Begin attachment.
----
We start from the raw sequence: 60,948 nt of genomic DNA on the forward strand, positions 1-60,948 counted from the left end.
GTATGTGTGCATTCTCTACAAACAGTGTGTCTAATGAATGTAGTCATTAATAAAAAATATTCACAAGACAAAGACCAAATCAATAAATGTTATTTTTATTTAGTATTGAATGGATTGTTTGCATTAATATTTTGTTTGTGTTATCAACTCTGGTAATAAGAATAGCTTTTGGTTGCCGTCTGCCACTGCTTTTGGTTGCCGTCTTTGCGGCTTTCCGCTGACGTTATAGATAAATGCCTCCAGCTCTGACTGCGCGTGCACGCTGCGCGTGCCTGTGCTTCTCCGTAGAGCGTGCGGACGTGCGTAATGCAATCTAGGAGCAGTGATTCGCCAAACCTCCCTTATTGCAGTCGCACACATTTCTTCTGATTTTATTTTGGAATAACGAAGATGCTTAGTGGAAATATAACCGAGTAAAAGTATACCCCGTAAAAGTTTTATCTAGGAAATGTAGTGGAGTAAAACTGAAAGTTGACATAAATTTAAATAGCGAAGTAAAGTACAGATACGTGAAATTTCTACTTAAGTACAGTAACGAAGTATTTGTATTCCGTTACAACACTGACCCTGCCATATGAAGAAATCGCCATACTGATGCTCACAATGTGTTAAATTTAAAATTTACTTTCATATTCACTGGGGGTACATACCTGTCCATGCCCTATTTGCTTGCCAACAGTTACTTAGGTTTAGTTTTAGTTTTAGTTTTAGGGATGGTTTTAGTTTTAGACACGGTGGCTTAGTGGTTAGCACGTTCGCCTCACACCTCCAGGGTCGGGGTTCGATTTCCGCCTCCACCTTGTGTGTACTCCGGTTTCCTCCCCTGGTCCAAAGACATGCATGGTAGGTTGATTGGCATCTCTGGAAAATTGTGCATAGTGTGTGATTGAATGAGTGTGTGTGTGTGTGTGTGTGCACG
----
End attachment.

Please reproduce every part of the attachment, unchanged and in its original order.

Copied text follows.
We start from the raw sequence: 60,948 nt of genomic DNA on the forward strand, positions 1-60,948 counted from the left end.
GTATGTGTGCATTCTCTACAAACAGTGTGTCTAATGAATGTAGTCATTAATAAAAAATATTCACAAGACAAAGACCAAATCAATAAATGTTATTTTTATTTAGTATTGAATGGATTGTTTGCATTAATATTTTGTTTGTGTTATCAACTCTGGTAATAAGAATAGCTTTTGGTTGCCGTCTGCCACTGCTTTTGGTTGCCGTCTTTGCGGCTTTCCGCTGACGTTATAGATAAATGCCTCCAGCTCTGACTGCGCGTGCACGCTGCGCGTGCCTGTGCTTCTCCGTAGAGCGTGCGGACGTGCGTAATGCAATCTAGGAGCAGTGATTCGCCAAACCTCCCTTATTGCAGTCGCACACATTTCTTCTGATTTTATTTTGGAATAACGAAGATGCTTAGTGGAAATATAACCGAGTAAAAGTATACCCCGTAAAAGTTTTATCTAGGAAATGTAGTGGAGTAAAACTGAAAGTTGACATAAATTTAAATAGCGAAGTAAAGTACAGATACGTGAAATTTCTACTTAAGTACAGTAACGAAGTATTTGTATTCCGTTACAACACTGACCCTGCCATATGAAGAAATCGCCATACTGATGCTCACAATGTGTTAAATTTAAAATTTACTTTCATATTCACTGGGGGTACATACCTGTCCATGCCCTATTTGCTTGCCAACAGTTACTTAGGTTTAGTTTTAGTTTTAGTTTTAGGGATGGTTTTAGTTTTAGACACGGTGGCTTAGTGGTTAGCACGTTCGCCTCACACCTCCAGGGTCGGGGTTCGATTTCCGCCTCCACCTTGTGTGTACTCCGGTTTCCTCCCCTGGTCCAAAGACATGCATGGTAGGTTGATTGGCATCTCTGGAAAATTGTGCATAGTGTGTGATTGAATGAGTGTGTGTGTGTGTGTGTGTGCACG